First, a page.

Ego-Psychology and the Psychoses
EGO-PSYCHOLOGY AND THE PSYCHOSES
Ego-Psychology and the Psychoses consists of Edoardo Weiss's compilation of sixteen of Paul Federn's papers on ego psychology, his primary field. Federn (1871-1950), a member of Freud's inner circle, was one of the first psychoanalysts to treat psychotics. His psychoanalytic understanding was influenced by a phenomenological focus, his definition of the ego was experiential, and his major concepts were ego feelings, ego boundaries and ego states. As he understood it, in schizophrenia the ego is too weak to sustain the dominance of advanced ego states essential for mature functioning, due to overly-strong fixations on primitive ego states. Federn saw the prodromal phase of psychosis as beginning with a loss of ego cathexis, while Freud (1911c ) emphasized the withdrawal of object cathexis. Federn supported his position by the observation that psychotics may maintain object interest in the presence of feelings of estrangement. Part of the difference in their respective formulations lay in the fact that Freud was attempting to explain the rapid appearance of delusions following a traumatic disappointment, while Federn focused on the incremental development of delusional ideas.
Federn recognized that psychotics were capable of strong transferences, which rendered them analyzable, but he also emphasized the challenge presented by the psychotic's mal-developed ego, idiosyncratic understanding of reality, and excessive, pathological narcissism. Federn held that these factors require a different application of psychoanalytic knowledge than the approach developed for the neurotic. His detailed treatment recommendations for psychotics were based on the implications of ego weaknesses. Regarding the understanding of the treatment of psychoses, Federn's concept of ego feelings preceded later interest in the sense of self, his view of faulty ego cathexis anticipated deficit theories of schizophrenia, and his work on the outer ego boundary shed light on contemporary concerns with narcissistic object relations. His phenomenological insights and the problems with which he grappled have been of more lasting value than some of his detailed theoretical formulations.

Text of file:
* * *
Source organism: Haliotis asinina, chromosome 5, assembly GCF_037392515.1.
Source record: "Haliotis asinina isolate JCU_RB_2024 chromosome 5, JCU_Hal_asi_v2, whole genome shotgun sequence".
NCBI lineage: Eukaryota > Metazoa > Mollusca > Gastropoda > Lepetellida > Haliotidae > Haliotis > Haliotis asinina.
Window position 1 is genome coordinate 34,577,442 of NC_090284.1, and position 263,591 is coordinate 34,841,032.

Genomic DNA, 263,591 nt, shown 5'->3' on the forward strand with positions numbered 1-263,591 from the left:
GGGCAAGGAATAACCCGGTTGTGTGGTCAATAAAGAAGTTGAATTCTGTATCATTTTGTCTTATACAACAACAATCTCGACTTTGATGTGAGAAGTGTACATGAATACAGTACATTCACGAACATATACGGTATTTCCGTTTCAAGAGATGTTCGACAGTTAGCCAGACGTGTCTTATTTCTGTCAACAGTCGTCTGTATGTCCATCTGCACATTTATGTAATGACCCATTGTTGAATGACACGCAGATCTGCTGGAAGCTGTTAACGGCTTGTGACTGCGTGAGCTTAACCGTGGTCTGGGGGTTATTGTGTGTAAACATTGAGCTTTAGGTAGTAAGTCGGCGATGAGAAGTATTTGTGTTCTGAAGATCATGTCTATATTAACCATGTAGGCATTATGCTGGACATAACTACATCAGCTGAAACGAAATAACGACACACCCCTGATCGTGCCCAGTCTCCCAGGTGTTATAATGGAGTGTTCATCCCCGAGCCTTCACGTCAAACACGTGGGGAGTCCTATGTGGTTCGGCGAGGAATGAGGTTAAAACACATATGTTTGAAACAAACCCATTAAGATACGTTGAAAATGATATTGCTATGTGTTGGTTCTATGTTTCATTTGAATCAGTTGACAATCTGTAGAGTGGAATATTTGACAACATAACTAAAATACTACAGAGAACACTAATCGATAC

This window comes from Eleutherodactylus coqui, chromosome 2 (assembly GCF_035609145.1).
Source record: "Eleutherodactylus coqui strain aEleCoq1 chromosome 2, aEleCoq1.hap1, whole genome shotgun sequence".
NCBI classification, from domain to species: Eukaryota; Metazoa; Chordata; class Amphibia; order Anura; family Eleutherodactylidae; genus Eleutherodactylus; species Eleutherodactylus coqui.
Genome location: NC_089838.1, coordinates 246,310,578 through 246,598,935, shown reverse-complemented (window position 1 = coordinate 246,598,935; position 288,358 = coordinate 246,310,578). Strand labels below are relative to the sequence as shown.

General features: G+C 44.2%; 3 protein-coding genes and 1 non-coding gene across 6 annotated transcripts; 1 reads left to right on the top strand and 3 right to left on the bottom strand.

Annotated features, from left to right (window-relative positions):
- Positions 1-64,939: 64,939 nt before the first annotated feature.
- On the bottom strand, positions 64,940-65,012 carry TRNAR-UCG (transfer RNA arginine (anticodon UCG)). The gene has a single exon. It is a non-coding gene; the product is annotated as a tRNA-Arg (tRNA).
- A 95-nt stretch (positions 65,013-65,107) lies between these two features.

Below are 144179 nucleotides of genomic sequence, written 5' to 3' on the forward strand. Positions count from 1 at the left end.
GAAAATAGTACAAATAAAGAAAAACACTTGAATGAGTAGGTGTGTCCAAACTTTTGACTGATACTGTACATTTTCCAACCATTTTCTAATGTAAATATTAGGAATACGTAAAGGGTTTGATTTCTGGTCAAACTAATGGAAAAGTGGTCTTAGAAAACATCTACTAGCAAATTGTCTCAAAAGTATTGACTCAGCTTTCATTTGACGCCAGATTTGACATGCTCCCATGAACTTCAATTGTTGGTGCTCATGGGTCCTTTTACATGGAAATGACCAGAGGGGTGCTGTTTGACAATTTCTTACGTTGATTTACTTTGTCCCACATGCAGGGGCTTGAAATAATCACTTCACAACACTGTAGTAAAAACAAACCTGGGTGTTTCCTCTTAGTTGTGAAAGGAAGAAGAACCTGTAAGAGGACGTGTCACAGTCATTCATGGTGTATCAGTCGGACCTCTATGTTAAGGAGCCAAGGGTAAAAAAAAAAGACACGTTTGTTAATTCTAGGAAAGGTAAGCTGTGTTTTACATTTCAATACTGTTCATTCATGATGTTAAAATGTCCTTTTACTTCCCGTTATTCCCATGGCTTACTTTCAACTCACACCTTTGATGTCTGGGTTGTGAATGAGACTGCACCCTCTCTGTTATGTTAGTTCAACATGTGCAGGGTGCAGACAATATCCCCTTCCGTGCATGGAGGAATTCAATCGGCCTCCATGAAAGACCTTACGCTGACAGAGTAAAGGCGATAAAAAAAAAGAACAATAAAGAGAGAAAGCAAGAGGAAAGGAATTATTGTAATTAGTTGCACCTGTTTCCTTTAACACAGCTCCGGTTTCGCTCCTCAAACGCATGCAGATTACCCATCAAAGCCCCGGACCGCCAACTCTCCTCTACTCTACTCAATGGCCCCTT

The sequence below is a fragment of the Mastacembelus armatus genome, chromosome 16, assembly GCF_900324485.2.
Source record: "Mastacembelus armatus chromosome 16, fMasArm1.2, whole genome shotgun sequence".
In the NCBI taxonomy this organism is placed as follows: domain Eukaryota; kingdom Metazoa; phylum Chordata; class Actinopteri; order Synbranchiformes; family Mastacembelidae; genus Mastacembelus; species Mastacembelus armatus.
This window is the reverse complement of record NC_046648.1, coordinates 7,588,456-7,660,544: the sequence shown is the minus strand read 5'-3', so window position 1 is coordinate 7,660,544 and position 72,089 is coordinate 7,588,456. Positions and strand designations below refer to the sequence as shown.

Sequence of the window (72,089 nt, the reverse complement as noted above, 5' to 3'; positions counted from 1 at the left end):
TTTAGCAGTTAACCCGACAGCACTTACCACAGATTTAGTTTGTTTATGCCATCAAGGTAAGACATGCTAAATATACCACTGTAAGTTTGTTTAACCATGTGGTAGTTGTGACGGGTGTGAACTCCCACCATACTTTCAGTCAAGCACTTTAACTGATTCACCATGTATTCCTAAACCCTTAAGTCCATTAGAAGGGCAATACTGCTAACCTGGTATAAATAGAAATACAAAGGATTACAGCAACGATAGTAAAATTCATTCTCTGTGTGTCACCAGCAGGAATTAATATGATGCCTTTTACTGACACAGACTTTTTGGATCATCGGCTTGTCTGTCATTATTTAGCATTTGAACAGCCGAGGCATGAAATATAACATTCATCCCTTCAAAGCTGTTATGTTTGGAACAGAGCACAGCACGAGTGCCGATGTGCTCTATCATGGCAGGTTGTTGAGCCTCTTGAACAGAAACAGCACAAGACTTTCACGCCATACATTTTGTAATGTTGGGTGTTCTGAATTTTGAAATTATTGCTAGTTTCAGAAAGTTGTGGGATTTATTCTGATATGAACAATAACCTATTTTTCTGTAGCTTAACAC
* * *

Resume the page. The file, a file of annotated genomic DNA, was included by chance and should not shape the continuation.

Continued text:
See also: Ego alterations; Ego; Ego (Ego psychology); Ego feeling; Federn, Paul.
Federn, Paul. (1952). Ego psychology and the psychoses. (Edoardo Weiss, Ed.). New York: Basic Books.
Bergmann, Martin S. (1963). The place of Paul Federn's ego psychology in psychoanalytic metapsychology. Journal of the American Psychoanalytic Association, 11, 97-116.
Freud, Sigmund. (1911c ). Psychoanalytic notes on an autobiographical account of a case of paranoia. SE, 12: 3-82. London: Hogarth Press.
Pao, Ping-Nie. (1979). Schizophrenic disorders: Theory and treatment from a psychodynamic point of view. New York: International Universities Press.
Weiss, Edoardo. (1966). Paul Federn: The theory of the psychoses. In F. Alexander, S. Eisenstein and M. Grotjan (Eds.), Psychoanalytic pioneers (pp. 142-159). New York: Basic Books.